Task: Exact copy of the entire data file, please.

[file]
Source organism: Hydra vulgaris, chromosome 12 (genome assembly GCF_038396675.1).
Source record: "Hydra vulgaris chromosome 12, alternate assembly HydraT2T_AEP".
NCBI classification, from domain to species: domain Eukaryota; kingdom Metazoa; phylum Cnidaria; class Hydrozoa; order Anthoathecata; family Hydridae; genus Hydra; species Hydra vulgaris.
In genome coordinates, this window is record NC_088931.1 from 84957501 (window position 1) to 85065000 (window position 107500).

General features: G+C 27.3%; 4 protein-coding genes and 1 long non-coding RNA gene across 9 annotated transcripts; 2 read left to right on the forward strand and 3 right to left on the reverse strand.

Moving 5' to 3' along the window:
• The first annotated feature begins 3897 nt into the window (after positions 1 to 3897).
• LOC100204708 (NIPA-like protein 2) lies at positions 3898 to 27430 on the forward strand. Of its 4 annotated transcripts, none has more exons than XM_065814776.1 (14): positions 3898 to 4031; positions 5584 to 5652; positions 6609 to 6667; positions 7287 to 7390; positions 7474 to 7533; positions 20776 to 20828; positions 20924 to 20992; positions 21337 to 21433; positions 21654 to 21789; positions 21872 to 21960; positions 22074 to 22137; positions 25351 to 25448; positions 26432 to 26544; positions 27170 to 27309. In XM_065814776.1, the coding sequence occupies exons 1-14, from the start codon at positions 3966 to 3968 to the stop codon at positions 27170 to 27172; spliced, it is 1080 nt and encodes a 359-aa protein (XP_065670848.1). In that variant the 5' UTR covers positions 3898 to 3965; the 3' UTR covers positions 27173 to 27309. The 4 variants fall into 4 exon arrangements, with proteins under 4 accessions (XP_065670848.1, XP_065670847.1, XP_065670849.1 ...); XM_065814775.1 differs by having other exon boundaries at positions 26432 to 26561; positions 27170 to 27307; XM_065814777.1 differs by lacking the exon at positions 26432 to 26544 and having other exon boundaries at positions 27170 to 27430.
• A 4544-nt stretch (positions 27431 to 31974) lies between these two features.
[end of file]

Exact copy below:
Source organism: Hydra vulgaris, chromosome 12 (genome assembly GCF_038396675.1).
Source record: "Hydra vulgaris chromosome 12, alternate assembly HydraT2T_AEP".
NCBI classification, from domain to species: domain Eukaryota; kingdom Metazoa; phylum Cnidaria; class Hydrozoa; order Anthoathecata; family Hydridae; genus Hydra; species Hydra vulgaris.
In genome coordinates, this window is record NC_088931.1 from 84957501 (window position 1) to 85065000 (window position 107500).

General features: G+C 27.3%; 4 protein-coding genes and 1 long non-coding RNA gene across 9 annotated transcripts; 2 read left to right on the forward strand and 3 right to left on the reverse strand.

Moving 5' to 3' along the window:
• The first annotated feature begins 3897 nt into the window (after positions 1 to 3897).
• LOC100204708 (NIPA-like protein 2) lies at positions 3898 to 27430 on the forward strand. Of its 4 annotated transcripts, none has more exons than XM_065814776.1 (14): positions 3898 to 4031; positions 5584 to 5652; positions 6609 to 6667; positions 7287 to 7390; positions 7474 to 7533; positions 20776 to 20828; positions 20924 to 20992; positions 21337 to 21433; positions 21654 to 21789; positions 21872 to 21960; positions 22074 to 22137; positions 25351 to 25448; positions 26432 to 26544; positions 27170 to 27309. In XM_065814776.1, the coding sequence occupies exons 1-14, from the start codon at positions 3966 to 3968 to the stop codon at positions 27170 to 27172; spliced, it is 1080 nt and encodes a 359-aa protein (XP_065670848.1). In that variant the 5' UTR covers positions 3898 to 3965; the 3' UTR covers positions 27173 to 27309. The 4 variants fall into 4 exon arrangements, with proteins under 4 accessions (XP_065670848.1, XP_065670847.1, XP_065670849.1 ...); XM_065814775.1 differs by having other exon boundaries at positions 26432 to 26561; positions 27170 to 27307; XM_065814777.1 differs by lacking the exon at positions 26432 to 26544 and having other exon boundaries at positions 27170 to 27430.
• A 4544-nt stretch (positions 27431 to 31974) lies between these two features.